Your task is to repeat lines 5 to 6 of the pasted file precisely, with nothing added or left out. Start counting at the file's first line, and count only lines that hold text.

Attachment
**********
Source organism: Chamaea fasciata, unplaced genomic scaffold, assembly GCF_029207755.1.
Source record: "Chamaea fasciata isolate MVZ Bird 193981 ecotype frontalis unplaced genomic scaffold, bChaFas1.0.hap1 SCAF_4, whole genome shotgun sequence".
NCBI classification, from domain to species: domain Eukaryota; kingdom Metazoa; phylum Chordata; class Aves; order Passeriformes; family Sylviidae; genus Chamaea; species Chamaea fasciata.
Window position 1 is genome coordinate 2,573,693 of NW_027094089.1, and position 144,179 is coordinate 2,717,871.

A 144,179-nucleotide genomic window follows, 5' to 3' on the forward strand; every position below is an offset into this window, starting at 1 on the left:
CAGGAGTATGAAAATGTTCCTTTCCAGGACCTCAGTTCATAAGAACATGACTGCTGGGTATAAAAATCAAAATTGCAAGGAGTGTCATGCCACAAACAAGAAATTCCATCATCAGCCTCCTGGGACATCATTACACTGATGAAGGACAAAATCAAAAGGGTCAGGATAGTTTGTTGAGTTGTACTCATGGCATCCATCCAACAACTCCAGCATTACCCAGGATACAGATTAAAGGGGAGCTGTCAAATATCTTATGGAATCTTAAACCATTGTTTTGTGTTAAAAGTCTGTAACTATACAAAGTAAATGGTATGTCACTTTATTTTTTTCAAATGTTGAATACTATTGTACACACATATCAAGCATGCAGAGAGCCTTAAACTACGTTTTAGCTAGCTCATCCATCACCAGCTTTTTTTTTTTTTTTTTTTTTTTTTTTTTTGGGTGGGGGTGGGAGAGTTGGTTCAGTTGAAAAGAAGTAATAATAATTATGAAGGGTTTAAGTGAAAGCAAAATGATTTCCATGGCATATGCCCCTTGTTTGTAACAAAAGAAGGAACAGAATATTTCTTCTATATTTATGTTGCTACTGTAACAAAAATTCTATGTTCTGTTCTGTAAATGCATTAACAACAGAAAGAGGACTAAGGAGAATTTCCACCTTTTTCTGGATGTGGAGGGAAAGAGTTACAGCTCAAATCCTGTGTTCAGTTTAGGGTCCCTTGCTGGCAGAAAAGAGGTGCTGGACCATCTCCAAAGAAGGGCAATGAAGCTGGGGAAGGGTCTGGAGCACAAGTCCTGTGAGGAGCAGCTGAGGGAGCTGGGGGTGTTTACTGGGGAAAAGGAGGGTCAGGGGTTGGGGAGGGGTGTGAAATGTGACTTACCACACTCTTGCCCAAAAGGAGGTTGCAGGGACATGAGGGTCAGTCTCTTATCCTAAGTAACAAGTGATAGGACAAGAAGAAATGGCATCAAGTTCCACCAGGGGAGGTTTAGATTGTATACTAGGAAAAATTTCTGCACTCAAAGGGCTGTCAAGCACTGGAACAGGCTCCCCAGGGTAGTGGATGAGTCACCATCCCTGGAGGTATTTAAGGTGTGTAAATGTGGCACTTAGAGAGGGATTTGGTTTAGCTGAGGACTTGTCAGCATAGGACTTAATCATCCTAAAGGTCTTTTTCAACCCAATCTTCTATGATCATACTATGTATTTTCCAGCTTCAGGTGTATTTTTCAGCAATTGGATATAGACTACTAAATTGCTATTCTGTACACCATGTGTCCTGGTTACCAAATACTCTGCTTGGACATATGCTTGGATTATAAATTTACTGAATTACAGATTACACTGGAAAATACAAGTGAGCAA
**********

A 144,179-nucleotide genomic window follows, 5' to 3' on the forward strand; every position below is an offset into this window, starting at 1 on the left:
CAGGAGTATGAAAATGTTCCTTTCCAGGACCTCAGTTCATAAGAACATGACTGCTGGGTATAAAAATCAAAATTGCAAGGAGTGTCATGCCACAAACAAGAAATTCCATCATCAGCCTCCTGGGACATCATTACACTGATGAAGGACAAAATCAAAAGGGTCAGGATAGTTTGTTGAGTTGTACTCATGGCATCCATCCAACAACTCCAGCATTACCCAGGATACAGATTAAAGGGGAGCTGTCAAATATCTTATGGAATCTTAAACCATTGTTTTGTGTTAAAAGTCTGTAACTATACAAAGTAAATGGTATGTCACTTTATTTTTTTCAAATGTTGAATACTATTGTACACACATATCAAGCATGCAGAGAGCCTTAAACTACGTTTTAGCTAGCTCATCCATCACCAGCTTTTTTTTTTTTTTTTTTTTTTTTTTTTTTGGGTGGGGGTGGGAGAGTTGGTTCAGTTGAAAAGAAGTAATAATAATTATGAAGGGTTTAAGTGAAAGCAAAATGATTTCCATGGCATATGCCCCTTGTTTGTAACAAAAGAAGGAACAGAATATTTCTTCTATATTTATGTTGCTACTGTAACAAAAATTCTATGTTCTGTTCTGTAAATGCATTAACAACAGAAAGAGGACTAAGGAGAATTTCCACCTTTTTCTGGATGTGGAGGGAAAGAGTTACAGCTCAAATCCTGTGTTCAGTTTAGGGTCCCTTGCTGGCAGAAAAGAGGTGCTGGACCATCTCCAAAGAAGGGCAATGAAGCTGGGGAAGGGTCTGGAGCACAAGTCCTGTGAGGAGCAGCTGAGGGAGCTGGGGGTGTTTACTGGGGAAAAGGAGGGTCAGGGGTTGGGGAGGGGTGTGAAATGTGACTTACCACACTCTTGCCCAAAAGGAGGTTGCAGGGACATGAGGGTCAGTCTCTTATCCTAAGTAACAAGTGATAGGACAAGAAGAAATGGCATCAAGTTCCACCAGGGGAGGTTTAGATTGTATACTAGGAAAAATTTCTGCACTCAAAGGGCTGTCAAGCACTGGAACAGGCTCCCCAGGGTAGTGGATGAGTCACCATCCCTGGAGGTATTTAAGGTGTGTAAATGTGGCACTTAGAGAGGGATTTGGTTTAGCTGAGGACTTGTCAGCATAGGACTTAATCATCCTAAAGGTCTTTTTCAACCCAATCTTCTATGATCATACTATGTATTTTCCAGCTTCAGGTGTATTTTTCAGCAATTGGATATAGACTACTAAATTGCTATTCTGTACACCATGTGTCCTGGTTACCAAATACTCTGCTTGGACATATGCTTGGATTATAAATTTACTGAATTACAGATTACACTGGAAAATACAAGTGAGCAA